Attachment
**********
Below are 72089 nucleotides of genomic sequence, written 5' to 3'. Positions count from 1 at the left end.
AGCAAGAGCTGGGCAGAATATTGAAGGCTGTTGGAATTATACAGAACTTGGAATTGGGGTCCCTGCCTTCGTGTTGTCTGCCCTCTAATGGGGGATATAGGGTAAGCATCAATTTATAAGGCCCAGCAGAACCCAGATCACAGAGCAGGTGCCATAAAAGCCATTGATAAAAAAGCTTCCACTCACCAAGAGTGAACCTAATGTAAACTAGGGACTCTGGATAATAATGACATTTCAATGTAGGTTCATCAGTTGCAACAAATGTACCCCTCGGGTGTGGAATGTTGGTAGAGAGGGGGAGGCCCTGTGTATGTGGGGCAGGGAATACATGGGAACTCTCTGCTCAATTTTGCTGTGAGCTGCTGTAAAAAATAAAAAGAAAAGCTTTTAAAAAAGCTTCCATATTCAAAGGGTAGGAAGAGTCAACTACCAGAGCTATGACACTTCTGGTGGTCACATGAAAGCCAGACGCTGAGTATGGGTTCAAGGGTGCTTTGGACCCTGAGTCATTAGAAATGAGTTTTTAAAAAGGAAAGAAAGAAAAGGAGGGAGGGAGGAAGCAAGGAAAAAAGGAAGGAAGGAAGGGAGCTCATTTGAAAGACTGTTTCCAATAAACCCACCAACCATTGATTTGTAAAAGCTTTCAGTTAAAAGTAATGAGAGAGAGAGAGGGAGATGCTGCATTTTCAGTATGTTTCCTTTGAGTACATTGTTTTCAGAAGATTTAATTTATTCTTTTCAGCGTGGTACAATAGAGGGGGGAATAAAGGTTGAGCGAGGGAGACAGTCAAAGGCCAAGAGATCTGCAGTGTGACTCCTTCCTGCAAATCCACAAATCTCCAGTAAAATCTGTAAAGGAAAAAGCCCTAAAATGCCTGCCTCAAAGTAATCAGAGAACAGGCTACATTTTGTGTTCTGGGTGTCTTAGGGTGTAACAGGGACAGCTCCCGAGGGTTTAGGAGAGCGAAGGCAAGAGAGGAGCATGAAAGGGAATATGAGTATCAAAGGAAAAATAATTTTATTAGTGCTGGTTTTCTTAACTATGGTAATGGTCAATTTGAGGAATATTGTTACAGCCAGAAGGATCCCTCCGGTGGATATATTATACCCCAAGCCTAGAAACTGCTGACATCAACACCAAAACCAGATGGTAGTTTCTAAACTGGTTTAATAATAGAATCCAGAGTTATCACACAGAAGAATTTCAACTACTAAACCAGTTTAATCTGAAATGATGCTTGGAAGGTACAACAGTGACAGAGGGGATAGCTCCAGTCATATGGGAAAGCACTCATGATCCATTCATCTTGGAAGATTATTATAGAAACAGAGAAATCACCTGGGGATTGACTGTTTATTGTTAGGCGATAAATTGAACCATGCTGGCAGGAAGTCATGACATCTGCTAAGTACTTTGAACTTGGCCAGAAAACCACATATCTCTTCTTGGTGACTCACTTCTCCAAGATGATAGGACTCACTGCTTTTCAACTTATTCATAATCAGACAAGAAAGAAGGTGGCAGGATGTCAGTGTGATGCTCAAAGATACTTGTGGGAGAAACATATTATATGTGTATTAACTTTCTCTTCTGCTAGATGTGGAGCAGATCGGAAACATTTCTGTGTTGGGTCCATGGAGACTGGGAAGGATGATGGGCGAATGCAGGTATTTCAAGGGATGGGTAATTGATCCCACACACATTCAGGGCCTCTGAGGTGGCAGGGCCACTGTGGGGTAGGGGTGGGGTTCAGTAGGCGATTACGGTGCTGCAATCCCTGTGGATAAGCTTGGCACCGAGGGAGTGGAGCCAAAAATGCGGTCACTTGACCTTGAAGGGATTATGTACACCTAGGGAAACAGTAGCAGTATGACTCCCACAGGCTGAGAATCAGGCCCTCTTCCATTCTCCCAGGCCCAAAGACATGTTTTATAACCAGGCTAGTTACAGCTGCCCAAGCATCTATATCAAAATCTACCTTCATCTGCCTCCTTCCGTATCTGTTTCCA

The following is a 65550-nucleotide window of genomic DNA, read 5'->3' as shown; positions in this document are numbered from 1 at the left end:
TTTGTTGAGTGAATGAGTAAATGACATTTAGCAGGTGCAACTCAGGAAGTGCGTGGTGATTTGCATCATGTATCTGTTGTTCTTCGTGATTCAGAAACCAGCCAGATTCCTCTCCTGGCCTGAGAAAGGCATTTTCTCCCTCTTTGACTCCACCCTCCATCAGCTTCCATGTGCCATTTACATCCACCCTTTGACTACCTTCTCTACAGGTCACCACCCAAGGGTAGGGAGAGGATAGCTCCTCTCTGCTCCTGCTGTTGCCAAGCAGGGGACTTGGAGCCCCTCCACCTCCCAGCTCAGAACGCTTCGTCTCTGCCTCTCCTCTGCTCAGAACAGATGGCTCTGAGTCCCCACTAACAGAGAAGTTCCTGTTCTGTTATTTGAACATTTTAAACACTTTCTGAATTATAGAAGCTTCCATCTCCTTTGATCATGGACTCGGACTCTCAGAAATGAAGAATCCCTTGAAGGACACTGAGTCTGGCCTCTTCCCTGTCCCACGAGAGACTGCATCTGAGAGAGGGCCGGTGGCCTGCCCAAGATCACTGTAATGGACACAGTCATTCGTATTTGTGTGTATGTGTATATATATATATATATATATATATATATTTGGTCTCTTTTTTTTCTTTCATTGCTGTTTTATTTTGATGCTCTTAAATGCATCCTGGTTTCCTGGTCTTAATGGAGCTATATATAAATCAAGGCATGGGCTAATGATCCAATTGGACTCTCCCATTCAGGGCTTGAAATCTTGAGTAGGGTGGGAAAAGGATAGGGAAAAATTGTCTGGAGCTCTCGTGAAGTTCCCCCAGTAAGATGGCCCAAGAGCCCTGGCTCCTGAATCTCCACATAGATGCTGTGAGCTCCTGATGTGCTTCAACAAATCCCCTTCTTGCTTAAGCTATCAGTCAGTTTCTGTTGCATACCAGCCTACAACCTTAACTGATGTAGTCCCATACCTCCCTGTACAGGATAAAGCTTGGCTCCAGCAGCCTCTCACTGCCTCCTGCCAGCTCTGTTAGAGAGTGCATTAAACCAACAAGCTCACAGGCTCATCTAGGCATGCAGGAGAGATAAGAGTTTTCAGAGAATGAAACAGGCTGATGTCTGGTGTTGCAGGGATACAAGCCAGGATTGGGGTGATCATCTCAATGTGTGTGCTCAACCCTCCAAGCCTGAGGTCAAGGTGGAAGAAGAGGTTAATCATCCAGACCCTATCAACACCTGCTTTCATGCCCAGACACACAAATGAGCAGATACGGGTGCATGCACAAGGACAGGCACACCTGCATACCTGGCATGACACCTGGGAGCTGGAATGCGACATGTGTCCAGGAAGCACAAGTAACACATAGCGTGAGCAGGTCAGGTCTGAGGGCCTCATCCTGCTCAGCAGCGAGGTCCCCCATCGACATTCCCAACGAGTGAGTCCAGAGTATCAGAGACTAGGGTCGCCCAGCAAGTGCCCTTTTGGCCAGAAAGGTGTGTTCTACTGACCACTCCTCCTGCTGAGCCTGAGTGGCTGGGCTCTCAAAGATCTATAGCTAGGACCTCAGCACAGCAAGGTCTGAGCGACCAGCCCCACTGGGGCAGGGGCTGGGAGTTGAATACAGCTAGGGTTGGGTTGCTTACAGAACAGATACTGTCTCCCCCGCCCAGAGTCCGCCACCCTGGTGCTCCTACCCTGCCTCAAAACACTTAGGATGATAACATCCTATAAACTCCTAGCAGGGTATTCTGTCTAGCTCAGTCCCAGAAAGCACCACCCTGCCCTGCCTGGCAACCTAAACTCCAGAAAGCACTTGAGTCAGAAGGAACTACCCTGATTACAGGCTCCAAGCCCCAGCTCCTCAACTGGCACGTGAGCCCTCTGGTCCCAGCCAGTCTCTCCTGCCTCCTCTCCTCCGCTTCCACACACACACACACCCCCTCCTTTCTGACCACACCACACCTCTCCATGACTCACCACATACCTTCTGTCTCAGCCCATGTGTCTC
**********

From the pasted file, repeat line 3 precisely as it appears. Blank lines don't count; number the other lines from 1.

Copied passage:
The following is a 65550-nucleotide window of genomic DNA, read 5'->3' as shown; positions in this document are numbered from 1 at the left end: